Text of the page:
A soaker hose is a prime example (sometimes called a seep hose) as the droplets of water fall straight onto the soil surface and evaporation is avoided; these porous hoses can also be used in garden beds and herbaceous borders – even buried under lawns – and should be your first port of call.

Finally, a list of the other benefits that gardening in raised beds can bring. Some you may have already thought of and others might come as a pleasant surprise but one thing they have in common is that Greenleaf Garden Services can help with them all;

  • Easier management of the soil (including composting/fertilising)
  • Warming the soil with a cloche or polythene prior to planting
  • Less physical exertion such as digging, cultivating etc
  • Quicker and easier to manage for the gardener in a hurry
  • Less expensive to water, feed, fertilise and generally grow
  • Ideal for when soil conditions are poor
  • Combats problems with long and short term soil borne diseases
  • Closer planting means more flowers and vegetables
  • Good for weed suppression
  • Ideal for growing in otherwise unsuitable locations eg on the patio
  • Excellent solutions for small gardens
  • Easier on the back
  • Make crop rotation easier when growing vegetables

Slugs in Compost Heaps

Here at Greenleaf Garden Services we receive plenty of enquiries regarding garden compost bins and the problems which can occur inside. One common gardening question is what to do about slugs that make a compost bin their home.  

We’re in the fortunate position at Greenleaf Garden Services to have a Master Composter within our ranks and giving home composting advice and practical help is a garden service we offer regularly. Here’s our advice on what to do should you find slugs in your garden compost bin...

Unfortunately, the conditions inside a compost bin are very much to the liking of slugs and snails and it's no surprise they choose to make this environment their home. However, these often loathed creatures do a great job in the compost bin where breaking down the new material is the aim, and the news is not all bad. You'll find them in the higher reaches of the bin where new material is deposited so the chances of removing them when harvesting the mature compost from the bottom is minimal; if they're safely ensconced in your bin or heap then they won't be feasting on your garden vegetables, annuals and perennials and any eggs they lay in the heap are often killed off by high heap core temperatures or eaten by the millions of organisms - including centipedes and spiders - which also live in the heap.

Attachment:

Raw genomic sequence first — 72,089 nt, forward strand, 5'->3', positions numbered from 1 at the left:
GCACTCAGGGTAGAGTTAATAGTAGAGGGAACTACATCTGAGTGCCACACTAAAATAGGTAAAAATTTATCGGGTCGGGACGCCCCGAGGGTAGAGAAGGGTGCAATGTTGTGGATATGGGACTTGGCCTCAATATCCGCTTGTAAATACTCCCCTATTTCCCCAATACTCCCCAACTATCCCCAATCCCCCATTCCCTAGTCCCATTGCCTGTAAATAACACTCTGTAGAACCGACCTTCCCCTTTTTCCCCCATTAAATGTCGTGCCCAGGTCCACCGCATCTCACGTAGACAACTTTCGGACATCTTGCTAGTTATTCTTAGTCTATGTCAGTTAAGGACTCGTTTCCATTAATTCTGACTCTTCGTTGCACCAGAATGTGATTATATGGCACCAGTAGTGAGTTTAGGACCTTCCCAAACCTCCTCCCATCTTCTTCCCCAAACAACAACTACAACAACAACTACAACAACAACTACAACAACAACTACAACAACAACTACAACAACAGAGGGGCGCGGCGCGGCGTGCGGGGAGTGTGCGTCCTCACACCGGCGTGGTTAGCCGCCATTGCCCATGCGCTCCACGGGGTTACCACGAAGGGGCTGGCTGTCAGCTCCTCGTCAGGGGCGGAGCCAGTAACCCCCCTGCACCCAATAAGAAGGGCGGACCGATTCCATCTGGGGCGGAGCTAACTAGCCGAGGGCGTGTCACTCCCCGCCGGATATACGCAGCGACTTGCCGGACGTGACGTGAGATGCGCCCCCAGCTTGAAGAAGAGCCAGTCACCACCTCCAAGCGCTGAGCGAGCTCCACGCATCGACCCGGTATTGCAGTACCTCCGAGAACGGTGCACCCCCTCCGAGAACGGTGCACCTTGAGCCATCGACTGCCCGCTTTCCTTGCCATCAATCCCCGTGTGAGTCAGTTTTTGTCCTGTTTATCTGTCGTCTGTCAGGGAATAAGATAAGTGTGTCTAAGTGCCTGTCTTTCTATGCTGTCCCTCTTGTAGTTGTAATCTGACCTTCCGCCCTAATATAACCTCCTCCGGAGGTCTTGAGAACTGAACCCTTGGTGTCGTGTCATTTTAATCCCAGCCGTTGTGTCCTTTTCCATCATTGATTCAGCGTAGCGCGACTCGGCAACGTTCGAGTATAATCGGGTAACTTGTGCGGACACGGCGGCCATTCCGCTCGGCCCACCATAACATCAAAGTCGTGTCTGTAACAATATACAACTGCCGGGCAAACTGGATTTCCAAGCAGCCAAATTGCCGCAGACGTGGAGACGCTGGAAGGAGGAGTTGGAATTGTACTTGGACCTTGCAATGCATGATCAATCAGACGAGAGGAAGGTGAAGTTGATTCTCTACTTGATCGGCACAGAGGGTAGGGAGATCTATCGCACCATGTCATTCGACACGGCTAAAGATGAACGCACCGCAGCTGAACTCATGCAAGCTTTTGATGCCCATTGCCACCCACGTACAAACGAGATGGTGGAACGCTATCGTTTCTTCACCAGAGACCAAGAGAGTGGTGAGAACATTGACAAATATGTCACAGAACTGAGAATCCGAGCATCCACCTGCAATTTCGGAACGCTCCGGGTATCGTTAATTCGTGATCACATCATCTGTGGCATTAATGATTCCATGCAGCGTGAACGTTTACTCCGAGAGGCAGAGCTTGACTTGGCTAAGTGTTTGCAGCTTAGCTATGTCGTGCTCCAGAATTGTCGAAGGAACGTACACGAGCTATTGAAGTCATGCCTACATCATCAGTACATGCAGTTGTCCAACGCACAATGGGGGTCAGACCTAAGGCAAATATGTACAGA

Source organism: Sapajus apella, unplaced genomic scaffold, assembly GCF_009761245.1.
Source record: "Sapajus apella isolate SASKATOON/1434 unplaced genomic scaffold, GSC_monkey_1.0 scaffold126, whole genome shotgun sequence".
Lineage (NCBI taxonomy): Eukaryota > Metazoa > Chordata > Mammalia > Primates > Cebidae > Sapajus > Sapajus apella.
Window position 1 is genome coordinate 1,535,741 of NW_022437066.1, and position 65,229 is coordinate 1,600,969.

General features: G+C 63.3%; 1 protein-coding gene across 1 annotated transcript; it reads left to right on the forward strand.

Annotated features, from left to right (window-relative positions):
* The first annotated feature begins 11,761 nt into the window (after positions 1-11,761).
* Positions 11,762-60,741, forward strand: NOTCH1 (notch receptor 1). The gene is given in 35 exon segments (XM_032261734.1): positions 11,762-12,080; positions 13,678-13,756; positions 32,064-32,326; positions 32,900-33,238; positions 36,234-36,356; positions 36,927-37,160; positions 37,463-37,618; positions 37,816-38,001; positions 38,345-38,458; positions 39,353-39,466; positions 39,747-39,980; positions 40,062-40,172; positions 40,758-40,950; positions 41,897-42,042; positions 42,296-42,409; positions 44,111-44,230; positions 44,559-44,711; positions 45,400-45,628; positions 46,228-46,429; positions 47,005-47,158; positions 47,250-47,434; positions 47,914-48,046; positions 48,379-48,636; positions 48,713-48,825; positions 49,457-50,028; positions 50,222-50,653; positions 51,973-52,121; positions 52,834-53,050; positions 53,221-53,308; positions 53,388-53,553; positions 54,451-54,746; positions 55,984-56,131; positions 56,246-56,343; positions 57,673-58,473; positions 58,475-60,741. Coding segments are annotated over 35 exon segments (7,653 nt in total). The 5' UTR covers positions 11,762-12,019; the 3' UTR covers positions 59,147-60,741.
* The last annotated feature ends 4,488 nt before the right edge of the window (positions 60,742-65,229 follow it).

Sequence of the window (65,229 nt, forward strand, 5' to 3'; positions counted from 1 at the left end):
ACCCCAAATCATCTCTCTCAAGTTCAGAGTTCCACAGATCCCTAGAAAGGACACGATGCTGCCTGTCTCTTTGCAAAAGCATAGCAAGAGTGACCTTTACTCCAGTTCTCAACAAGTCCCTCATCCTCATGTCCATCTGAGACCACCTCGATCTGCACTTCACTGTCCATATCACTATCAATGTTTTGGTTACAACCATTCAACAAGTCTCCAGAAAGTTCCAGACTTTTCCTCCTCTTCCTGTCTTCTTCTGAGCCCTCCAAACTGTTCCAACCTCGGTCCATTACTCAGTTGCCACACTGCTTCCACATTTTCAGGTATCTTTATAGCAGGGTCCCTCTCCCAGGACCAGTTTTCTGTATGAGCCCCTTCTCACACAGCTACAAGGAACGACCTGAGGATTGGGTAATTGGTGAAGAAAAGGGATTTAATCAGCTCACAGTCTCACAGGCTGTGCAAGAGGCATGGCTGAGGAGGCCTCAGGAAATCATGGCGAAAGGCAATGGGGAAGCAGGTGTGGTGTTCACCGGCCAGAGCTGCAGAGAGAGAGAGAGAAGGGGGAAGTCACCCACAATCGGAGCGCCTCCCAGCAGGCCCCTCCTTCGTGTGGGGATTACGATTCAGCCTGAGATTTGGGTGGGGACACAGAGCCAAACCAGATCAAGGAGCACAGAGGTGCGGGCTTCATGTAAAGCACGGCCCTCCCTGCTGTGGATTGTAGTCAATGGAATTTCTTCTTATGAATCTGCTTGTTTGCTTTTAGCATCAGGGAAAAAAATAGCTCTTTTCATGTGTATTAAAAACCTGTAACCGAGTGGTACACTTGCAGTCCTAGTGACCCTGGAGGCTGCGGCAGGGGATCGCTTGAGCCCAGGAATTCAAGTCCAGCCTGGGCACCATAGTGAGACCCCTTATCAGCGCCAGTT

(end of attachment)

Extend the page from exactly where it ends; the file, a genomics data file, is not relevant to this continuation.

The above are all good reasons to applaud the fact that slugs are present in the compost bin and getting rid of them is both a time consuming and difficult task. Using slug pellets puts the entire compost heap in jeopardy as the chemicals in the pellets will kill off other essential composting organisms; it's certainly not recommended. You could shovel out the contents of you bin, spread it on a tarpaulin and let the birds feast on the inhabitants but this is also unsatisfactory and very messy - it really is best to leave the slugs to their own devices and enjoy quicker composting turnaround times!